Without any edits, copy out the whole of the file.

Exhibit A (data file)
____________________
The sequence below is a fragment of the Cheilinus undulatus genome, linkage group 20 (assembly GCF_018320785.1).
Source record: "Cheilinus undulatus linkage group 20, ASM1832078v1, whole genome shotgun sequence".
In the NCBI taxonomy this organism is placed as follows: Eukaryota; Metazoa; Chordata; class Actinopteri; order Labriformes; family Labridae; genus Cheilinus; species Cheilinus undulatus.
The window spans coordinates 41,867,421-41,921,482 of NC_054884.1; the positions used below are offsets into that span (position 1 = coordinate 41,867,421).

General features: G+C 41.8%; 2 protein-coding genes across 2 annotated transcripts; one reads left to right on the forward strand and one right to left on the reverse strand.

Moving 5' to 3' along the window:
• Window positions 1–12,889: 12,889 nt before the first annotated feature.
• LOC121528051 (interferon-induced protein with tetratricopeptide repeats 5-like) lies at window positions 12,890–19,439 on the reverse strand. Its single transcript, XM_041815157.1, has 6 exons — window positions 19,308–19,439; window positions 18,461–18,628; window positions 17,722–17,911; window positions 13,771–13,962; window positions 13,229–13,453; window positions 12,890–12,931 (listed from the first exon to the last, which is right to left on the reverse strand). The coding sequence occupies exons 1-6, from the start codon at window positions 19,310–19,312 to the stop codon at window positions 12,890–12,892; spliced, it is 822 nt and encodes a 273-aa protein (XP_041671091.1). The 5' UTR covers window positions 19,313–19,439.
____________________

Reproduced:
The sequence below is a fragment of the Cheilinus undulatus genome, linkage group 20 (assembly GCF_018320785.1).
Source record: "Cheilinus undulatus linkage group 20, ASM1832078v1, whole genome shotgun sequence".
In the NCBI taxonomy this organism is placed as follows: Eukaryota; Metazoa; Chordata; class Actinopteri; order Labriformes; family Labridae; genus Cheilinus; species Cheilinus undulatus.
The window spans coordinates 41,867,421-41,921,482 of NC_054884.1; the positions used below are offsets into that span (position 1 = coordinate 41,867,421).

General features: G+C 41.8%; 2 protein-coding genes across 2 annotated transcripts; one reads left to right on the forward strand and one right to left on the reverse strand.

Moving 5' to 3' along the window:
• Window positions 1–12,889: 12,889 nt before the first annotated feature.
• LOC121528051 (interferon-induced protein with tetratricopeptide repeats 5-like) lies at window positions 12,890–19,439 on the reverse strand. Its single transcript, XM_041815157.1, has 6 exons — window positions 19,308–19,439; window positions 18,461–18,628; window positions 17,722–17,911; window positions 13,771–13,962; window positions 13,229–13,453; window positions 12,890–12,931 (listed from the first exon to the last, which is right to left on the reverse strand). The coding sequence occupies exons 1-6, from the start codon at window positions 19,310–19,312 to the stop codon at window positions 12,890–12,892; spliced, it is 822 nt and encodes a 273-aa protein (XP_041671091.1). The 5' UTR covers window positions 19,313–19,439.